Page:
A tribute to Condoleeza Rice and George W. Bush who, despite voluminious evidence to the contrary, said, "I don't think anybody could have predicted that these people would take an airplane and slam it into the World Trade Center, take another one and slam it into the Pentagon, that they would try to use an airplane as a missile," adding that "even in retrospect" there was "nothing" to suggest that" and "I don't think anyone anticipated the breach of the levees," respectively.

Wednesday, February 22, 2006

Stop Using Your "Gut" Already... 

Many decisions we make are in reality calculated risks. We factor in the chances of success and the corresponding rewards and we factor in the chances of failure and the corresponding negative consequences. Rationale people make these kinds of decisions every day.

The greater the reward, the more we are willing to put at risk. The greater the consequences of failure, the more likely we are to avoid that decision even if the odds of failure are remote. This is especially true when failure could result in a catastrophe. Rational decision makers ask themselves, "What if I'm wrong?" They don't allow a false sense of infallibility to cloud their judgment because they are "rational."

Learned Hand, a Supreme Court justice, devised an algebraic formula for just such decision making and the extent of the burden one has to prevent the occurrence of an event. This was in the context of negligence litigation and whether liability could be assessed against a defendant for failure to adequately prevent the occurrence of an event.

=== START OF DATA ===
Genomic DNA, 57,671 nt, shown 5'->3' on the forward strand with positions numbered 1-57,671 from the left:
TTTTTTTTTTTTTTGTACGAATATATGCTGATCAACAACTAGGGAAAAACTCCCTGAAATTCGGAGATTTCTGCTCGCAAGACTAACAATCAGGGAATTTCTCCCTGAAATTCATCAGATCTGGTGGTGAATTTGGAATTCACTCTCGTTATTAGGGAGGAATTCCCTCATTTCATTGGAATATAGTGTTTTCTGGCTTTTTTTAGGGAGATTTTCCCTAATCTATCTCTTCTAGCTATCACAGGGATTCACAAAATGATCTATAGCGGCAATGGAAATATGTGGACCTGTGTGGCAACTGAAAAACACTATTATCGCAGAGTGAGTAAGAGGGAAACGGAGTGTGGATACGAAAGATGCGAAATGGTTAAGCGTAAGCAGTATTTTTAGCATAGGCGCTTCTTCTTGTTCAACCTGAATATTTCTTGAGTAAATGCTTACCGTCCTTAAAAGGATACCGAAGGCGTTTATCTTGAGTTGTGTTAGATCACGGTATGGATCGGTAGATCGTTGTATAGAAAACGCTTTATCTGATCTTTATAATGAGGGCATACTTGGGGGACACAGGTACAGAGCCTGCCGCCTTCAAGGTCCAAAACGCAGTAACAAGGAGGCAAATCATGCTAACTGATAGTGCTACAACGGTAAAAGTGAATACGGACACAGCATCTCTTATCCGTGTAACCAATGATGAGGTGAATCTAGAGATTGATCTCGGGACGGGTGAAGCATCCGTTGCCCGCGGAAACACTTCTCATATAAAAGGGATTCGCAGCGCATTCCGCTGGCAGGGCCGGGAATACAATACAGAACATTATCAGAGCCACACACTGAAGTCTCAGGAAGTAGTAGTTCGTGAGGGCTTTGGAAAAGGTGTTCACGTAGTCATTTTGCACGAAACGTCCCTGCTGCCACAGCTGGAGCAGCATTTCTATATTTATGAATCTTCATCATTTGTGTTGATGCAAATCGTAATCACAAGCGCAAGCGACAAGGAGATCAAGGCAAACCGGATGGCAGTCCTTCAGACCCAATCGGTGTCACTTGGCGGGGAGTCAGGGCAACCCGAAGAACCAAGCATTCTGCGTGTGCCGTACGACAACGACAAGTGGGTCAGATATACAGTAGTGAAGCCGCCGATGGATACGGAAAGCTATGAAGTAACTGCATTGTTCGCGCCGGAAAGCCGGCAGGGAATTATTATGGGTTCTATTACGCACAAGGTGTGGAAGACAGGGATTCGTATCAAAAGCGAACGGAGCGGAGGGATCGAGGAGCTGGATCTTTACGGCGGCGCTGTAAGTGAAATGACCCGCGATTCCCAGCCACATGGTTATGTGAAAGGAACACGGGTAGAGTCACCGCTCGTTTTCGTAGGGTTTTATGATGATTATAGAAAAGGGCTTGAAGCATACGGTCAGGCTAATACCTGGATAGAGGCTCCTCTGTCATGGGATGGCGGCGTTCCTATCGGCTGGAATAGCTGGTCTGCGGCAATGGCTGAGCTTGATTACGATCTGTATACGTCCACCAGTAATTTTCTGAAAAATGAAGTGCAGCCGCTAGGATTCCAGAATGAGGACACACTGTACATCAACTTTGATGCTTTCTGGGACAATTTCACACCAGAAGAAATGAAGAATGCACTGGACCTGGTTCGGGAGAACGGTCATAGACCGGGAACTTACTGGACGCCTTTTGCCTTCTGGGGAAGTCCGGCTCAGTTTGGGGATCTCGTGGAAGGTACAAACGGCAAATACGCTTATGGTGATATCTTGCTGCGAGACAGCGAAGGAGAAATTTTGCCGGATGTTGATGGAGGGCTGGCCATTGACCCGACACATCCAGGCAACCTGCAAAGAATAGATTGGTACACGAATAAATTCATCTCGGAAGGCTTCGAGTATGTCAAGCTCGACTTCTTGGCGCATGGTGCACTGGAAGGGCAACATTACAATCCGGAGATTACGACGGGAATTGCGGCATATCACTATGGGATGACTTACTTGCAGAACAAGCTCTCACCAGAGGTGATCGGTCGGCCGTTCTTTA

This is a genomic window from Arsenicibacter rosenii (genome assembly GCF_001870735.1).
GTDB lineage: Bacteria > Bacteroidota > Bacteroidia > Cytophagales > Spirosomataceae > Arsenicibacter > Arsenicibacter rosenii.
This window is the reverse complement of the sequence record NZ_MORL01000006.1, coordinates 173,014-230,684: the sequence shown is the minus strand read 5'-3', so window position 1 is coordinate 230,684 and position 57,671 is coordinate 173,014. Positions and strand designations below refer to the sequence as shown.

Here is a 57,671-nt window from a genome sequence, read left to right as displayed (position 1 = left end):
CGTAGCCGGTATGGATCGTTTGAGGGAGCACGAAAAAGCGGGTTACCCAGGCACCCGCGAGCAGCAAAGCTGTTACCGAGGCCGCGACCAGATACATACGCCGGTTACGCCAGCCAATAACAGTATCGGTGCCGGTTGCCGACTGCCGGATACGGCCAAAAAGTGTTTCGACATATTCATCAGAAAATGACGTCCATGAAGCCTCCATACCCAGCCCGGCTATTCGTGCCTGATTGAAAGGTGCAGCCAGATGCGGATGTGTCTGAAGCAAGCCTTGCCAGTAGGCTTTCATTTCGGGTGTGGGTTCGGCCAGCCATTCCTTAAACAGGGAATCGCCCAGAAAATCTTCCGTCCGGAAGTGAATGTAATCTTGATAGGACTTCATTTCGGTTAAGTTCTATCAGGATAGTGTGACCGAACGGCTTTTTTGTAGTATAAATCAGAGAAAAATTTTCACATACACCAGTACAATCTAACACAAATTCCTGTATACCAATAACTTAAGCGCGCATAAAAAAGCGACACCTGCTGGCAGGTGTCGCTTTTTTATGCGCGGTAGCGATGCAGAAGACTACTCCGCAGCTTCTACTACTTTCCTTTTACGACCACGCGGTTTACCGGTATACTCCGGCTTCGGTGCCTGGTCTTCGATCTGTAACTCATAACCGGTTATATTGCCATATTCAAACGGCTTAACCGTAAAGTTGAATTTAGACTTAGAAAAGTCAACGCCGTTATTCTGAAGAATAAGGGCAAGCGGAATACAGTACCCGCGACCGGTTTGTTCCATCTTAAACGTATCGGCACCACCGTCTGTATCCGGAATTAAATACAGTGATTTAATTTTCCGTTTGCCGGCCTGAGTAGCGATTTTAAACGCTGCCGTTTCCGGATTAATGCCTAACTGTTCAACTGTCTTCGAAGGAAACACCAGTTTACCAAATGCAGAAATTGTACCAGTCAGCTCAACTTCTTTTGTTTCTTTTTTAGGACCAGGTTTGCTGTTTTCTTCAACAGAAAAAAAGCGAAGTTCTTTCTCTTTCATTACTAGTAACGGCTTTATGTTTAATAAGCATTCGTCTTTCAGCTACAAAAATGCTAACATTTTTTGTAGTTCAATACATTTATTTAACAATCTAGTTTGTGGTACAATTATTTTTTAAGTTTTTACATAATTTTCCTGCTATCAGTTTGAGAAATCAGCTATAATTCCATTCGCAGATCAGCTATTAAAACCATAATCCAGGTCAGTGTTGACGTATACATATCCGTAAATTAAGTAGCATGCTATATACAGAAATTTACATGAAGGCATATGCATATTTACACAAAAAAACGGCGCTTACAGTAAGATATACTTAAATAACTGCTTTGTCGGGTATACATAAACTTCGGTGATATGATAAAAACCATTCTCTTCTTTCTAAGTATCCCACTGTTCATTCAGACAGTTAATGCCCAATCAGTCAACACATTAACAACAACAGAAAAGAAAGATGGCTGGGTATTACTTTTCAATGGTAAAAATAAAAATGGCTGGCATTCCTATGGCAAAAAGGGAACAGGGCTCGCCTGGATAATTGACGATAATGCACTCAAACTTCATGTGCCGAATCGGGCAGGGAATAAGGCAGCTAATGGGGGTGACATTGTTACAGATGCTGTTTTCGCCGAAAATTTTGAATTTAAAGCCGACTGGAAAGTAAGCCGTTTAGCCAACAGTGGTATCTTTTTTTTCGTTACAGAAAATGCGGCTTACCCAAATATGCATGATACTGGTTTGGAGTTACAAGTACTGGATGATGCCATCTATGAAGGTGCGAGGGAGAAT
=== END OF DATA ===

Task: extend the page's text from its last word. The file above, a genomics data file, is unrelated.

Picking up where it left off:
Hand's formulation has three variables:

1. What is the probability of the event (P)?

2. What is the gravity of the resulting injury (L)?

3. What is the burden of adequate precaution (B)?

Under this formulation, a burden is imposed when B is less than P times L (B
Decisions of the Bush administration seem to fly in the face of the rational thinking. They don't ask themselves, "What if we're wrong?" Look at two prime examples: Global warming and the decision to allow the United Arab Emirates control over our major ports.

In both instances, (L) the potential gravity of resulting injury, is of such magnitude that (P) the probability can be miniscule and still the product of PL exceeds B.

Not only is it a problem that the administration never admits mistakes, it's also a problem when their decision making doesn't allow for the possibility that they're making another one. George Bush's "instincts," while lauded by the right-wing noise machine, have been proved to be less reliable than reasoned analysis which actually factors in the consequences and the potential for fallibility.

This page is powered by Blogger. Isn't yours?